The Venetian Achieves Record Quarterly Adjusted Property EBITDAR of $134.1 Million, the Highest Earned by Any Property in the History of Las Vegas"

February 5, 2007 3:44 PM Posted by Leonard Stern

detroit: If I recall correctly, I had previously predicted "substantial" positive earnings results for LVS, however these numbers, as officially reported, are simply ASTOUNDING + far exceeded Wall Street's expectations by Leaps and Bounds! Considering that LVS are currently able to report this level of profitability, even while two of their most ambitious developments are simultaneously in various phases of construction (i.e. Venetian Macau + Palazzo) imagine what [their] earnings results will be when these two properties officially open for business? And just wait until Adelson launches his multi-billion dollar Singapore project which is expected to be on the level of "world-class architecture" a la CityCenter. mike_ch: I think you might have possibly misinterpreted my comment concerning subterranean parking. Actually, due to the increased foundation support system + substantially beefed-up continious shear walls, the below-grade parking are actually MORE structurally efficient than above-grade reinforced concrete structures. You cite the original WTC bombing attempt (remember that the WTC was a late 1960-early 1970's era structural tower design with outboard support columns never used before) whereby the above grade 110 story towers suffered relatively little physical damage after the explosives were set off in the underground garage, which pretty much confirms my point. It is kind of like comparing a (late model) convertible car to the strucural inegrity of a rigid sedan, the convertible is far more structurally sound than the hardtop.

February 5, 2007 7:12 PM Posted by John

Leonard, a friend of mine, who is a structural engineer, has told me that the Palazzo was designed specifically, to prevent certain acts of terrorism. By that, I mean the resort was uses the central elevator core, as its strongest structural component. The core, has three differnt uses, for the building structural integrity and security. One, it acts as a central support piece for the resort; two, if, God forbid, the one of the tower's wings is struck by an airliner, similar to September 11th, the core will act as a "retention wall" of sorts to prevent, in a worst case scenario, the rest of the tower from collapsing, if the damaged wing collapses; three, the core is a very strong and "dense" structure that should show some semplence of strength and integrity if it is struck, directly, by a plane, etc. The resort, has been designed extremely well, according to my source, who also noted that it will be leaps in bounds, in terms of design and appearance, ahead of its sister property.

February 6, 2007 2:08 AM Posted by Chris B

I agree with Christian - some of you seem fairly paranoid about the underground car park bomb scenario. If a terrorist truly has the will to cause wanton destruction in Las Vegas or any other place, then car park / hotel designs aren't really going to stop him (or her, for that matter). Besides, the statistics show that people are far more likely to die choking on food or hitting a deer in their car (or any number of other silly things that nobody ever thinks twice about) than at the hands of a terrorist, which is not unlike the equally irrational fear of bird flu, which has killed a ridiculously tiny number of people but seems to get a mention from time to time by those who want to accentuate the negatives about Asia.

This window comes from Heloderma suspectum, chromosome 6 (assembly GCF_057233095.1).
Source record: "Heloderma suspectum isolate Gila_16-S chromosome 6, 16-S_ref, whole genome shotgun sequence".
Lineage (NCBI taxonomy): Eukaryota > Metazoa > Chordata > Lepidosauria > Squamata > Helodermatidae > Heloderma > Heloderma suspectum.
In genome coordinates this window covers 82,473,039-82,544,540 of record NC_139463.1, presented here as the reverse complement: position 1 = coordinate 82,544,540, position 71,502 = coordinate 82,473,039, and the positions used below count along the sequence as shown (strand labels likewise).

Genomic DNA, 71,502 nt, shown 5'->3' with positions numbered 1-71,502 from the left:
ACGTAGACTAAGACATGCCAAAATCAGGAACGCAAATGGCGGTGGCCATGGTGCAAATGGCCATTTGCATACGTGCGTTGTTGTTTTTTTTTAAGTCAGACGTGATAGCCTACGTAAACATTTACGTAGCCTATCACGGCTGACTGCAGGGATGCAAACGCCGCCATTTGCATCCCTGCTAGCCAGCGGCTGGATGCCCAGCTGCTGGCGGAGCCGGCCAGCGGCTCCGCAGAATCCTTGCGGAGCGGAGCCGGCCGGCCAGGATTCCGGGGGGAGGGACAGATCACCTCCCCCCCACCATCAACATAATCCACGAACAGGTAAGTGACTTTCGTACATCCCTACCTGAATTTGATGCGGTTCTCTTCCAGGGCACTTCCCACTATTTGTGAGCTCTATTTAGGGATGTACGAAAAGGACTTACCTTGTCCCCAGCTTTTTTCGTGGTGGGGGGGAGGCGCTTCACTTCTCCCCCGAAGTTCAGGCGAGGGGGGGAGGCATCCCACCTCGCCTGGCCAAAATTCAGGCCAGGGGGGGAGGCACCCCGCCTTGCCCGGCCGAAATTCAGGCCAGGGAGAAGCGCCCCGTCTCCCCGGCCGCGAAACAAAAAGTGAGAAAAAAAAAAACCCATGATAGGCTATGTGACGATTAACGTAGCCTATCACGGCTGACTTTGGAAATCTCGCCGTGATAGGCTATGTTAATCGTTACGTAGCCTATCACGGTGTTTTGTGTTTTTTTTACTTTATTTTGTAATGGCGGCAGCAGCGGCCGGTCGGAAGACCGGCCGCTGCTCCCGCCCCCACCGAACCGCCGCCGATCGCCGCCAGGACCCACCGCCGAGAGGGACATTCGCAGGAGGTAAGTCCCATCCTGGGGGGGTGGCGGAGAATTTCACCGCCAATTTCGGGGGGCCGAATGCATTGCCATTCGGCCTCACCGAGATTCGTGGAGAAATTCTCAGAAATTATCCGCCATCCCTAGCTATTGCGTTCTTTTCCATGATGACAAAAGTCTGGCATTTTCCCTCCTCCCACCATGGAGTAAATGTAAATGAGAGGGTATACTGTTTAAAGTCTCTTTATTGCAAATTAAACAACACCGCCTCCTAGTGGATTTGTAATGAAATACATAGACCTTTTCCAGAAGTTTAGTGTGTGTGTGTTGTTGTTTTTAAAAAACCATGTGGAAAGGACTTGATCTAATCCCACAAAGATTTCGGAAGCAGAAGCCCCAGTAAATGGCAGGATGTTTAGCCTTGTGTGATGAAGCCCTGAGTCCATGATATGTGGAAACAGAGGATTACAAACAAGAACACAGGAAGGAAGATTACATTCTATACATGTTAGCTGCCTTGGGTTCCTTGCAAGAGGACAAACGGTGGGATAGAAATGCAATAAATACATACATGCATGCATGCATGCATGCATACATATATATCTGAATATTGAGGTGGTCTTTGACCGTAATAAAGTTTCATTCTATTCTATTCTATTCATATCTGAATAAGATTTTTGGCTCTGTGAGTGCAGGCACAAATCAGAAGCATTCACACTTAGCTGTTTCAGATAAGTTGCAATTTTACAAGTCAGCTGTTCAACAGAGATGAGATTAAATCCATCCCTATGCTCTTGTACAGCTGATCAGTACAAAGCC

February 6, 2007 4:20 PM Posted by Hunter

Speaking of construction, KLAS is reporting that a wall has collapsed at CityCenter and two men are trapped inside. No more details were available.

February 6, 2007 5:36 PM Posted by Hunter

Sounds like a serious accident:

February 10, 2007 8:53 AM Posted by Brett

Returning back to the original post, The two Batali restaurants are actually set two open in the Venetian, not the Palazzo. B&B Ristorante is set to open accross from Delmonico and Enotecca San Marco is being built adjacent to Canaletto. Also, as far as the opening goes, I spoke with some associates at one of the more popular Grand Canal Shoppes stores with plans to move to a larger space at the Palazzo, and they say they are now being told January instead of October. Obviously this is heresay, but I thought it was worth mentioning.

February 11, 2007 12:07 AM Posted by mike_ch

Hi guys. I almost wish this was a message board style system because I could share details with you from tonight's crazy story of watching LOVE get rained out. Yep, rained. Anyway, it's a pretty dull show to begin with IMO.

Anyway, I passed by the Palazzo site and there's just no way that hotel will be done in time. I mean, yeah, in some areas now it looks good to go, but there's other areas that still look like a bare bones construction site. Is opening the casino first and the hotel later an actual legitimate option? If so, that might be what they're planning for.

Also, good ol' Uncle Sheldy has begun repairing the fire damage to the clocktower. There's now a white mold over the damaged section that needs to be painted and however otherwise themed.

February 11, 2007 12:59 PM Posted by Hunter

Well, I love it when people send an email to to suggest topics... Mike - sounds like you have a good story!

February 12, 2007 11:55 AM Posted by Hunter

The photos I was promised by the guys doing the steel over there finally came through.

You'll see them a couple of shots in.

February 12, 2007 3:09 PM Posted by Mike E

Great shots! Judging the scale of the suite wing to the person in the shot, it looks like some of Palazzo's suites will have very high ceilings and huge windows--larger than I've ever seen anyway.

...unless, of course, the guy in the shot is a midget.